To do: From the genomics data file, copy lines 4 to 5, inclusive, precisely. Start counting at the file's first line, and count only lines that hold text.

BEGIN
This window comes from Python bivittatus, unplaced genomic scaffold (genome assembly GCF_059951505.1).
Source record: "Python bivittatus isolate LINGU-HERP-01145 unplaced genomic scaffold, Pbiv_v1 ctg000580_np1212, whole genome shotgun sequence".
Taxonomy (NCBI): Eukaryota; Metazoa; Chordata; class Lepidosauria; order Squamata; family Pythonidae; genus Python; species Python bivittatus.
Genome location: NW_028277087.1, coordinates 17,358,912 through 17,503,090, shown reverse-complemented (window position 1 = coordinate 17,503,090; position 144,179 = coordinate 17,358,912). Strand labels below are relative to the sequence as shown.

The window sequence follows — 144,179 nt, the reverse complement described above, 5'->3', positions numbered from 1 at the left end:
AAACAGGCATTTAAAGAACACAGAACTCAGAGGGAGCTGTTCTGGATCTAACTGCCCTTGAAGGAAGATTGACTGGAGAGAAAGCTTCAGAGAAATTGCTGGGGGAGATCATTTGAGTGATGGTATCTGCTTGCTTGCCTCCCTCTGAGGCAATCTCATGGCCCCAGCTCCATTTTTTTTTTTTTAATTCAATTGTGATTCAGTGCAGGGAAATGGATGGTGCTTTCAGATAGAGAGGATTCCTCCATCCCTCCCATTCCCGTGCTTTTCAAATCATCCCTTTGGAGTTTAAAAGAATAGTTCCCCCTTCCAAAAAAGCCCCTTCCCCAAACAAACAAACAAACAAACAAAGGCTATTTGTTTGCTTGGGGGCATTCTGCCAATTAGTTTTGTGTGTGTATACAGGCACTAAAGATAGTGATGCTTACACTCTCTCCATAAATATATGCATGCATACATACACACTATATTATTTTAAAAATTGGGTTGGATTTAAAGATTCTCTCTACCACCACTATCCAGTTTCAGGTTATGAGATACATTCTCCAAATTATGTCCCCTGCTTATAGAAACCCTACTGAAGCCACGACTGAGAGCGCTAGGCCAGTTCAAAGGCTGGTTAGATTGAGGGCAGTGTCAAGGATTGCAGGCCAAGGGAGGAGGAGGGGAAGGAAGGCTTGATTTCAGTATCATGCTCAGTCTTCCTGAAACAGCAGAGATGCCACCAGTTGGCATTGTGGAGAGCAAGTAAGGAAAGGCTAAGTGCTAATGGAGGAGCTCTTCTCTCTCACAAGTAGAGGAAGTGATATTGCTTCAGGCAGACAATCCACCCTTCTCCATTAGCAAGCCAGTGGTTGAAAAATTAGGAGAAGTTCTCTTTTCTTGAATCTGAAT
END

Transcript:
Genome location: NW_028277087.1, coordinates 17,358,912 through 17,503,090, shown reverse-complemented (window position 1 = coordinate 17,503,090; position 144,179 = coordinate 17,358,912). Strand labels below are relative to the sequence as shown.

The window sequence follows — 144,179 nt, the reverse complement described above, 5'->3', positions numbered from 1 at the left end: